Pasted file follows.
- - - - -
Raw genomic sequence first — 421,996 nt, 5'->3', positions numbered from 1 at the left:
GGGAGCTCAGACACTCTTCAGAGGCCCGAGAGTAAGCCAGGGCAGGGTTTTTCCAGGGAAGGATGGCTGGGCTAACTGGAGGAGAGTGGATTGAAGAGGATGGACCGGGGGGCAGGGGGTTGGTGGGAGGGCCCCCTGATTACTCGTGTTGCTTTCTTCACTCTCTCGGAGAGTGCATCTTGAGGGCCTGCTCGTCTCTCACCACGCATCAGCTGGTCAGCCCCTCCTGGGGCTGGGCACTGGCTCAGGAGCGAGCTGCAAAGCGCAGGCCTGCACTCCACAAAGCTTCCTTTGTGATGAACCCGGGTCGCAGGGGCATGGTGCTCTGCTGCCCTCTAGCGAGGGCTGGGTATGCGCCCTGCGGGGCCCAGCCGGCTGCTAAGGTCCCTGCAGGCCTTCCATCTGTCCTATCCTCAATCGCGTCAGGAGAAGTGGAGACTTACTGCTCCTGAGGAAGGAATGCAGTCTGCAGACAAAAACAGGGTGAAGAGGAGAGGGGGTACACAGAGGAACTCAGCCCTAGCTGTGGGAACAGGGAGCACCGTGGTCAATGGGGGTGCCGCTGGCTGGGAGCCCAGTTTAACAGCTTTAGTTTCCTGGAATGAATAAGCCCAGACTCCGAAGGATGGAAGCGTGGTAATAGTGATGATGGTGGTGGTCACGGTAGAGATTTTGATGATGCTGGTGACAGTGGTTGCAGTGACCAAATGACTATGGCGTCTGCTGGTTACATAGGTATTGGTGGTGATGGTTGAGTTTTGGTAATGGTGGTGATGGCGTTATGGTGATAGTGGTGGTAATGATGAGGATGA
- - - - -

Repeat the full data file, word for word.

Raw genomic sequence first — 421,996 nt, 5'->3', positions numbered from 1 at the left:
GGGAGCTCAGACACTCTTCAGAGGCCCGAGAGTAAGCCAGGGCAGGGTTTTTCCAGGGAAGGATGGCTGGGCTAACTGGAGGAGAGTGGATTGAAGAGGATGGACCGGGGGGCAGGGGGTTGGTGGGAGGGCCCCCTGATTACTCGTGTTGCTTTCTTCACTCTCTCGGAGAGTGCATCTTGAGGGCCTGCTCGTCTCTCACCACGCATCAGCTGGTCAGCCCCTCCTGGGGCTGGGCACTGGCTCAGGAGCGAGCTGCAAAGCGCAGGCCTGCACTCCACAAAGCTTCCTTTGTGATGAACCCGGGTCGCAGGGGCATGGTGCTCTGCTGCCCTCTAGCGAGGGCTGGGTATGCGCCCTGCGGGGCCCAGCCGGCTGCTAAGGTCCCTGCAGGCCTTCCATCTGTCCTATCCTCAATCGCGTCAGGAGAAGTGGAGACTTACTGCTCCTGAGGAAGGAATGCAGTCTGCAGACAAAAACAGGGTGAAGAGGAGAGGGGGTACACAGAGGAACTCAGCCCTAGCTGTGGGAACAGGGAGCACCGTGGTCAATGGGGGTGCCGCTGGCTGGGAGCCCAGTTTAACAGCTTTAGTTTCCTGGAATGAATAAGCCCAGACTCCGAAGGATGGAAGCGTGGTAATAGTGATGATGGTGGTGGTCACGGTAGAGATTTTGATGATGCTGGTGACAGTGGTTGCAGTGACCAAATGACTATGGCGTCTGCTGGTTACATAGGTATTGGTGGTGATGGTTGAGTTTTGGTAATGGTGGTGATGGCGTTATGGTGATAGTGGTGGTAATGATGAGGATGA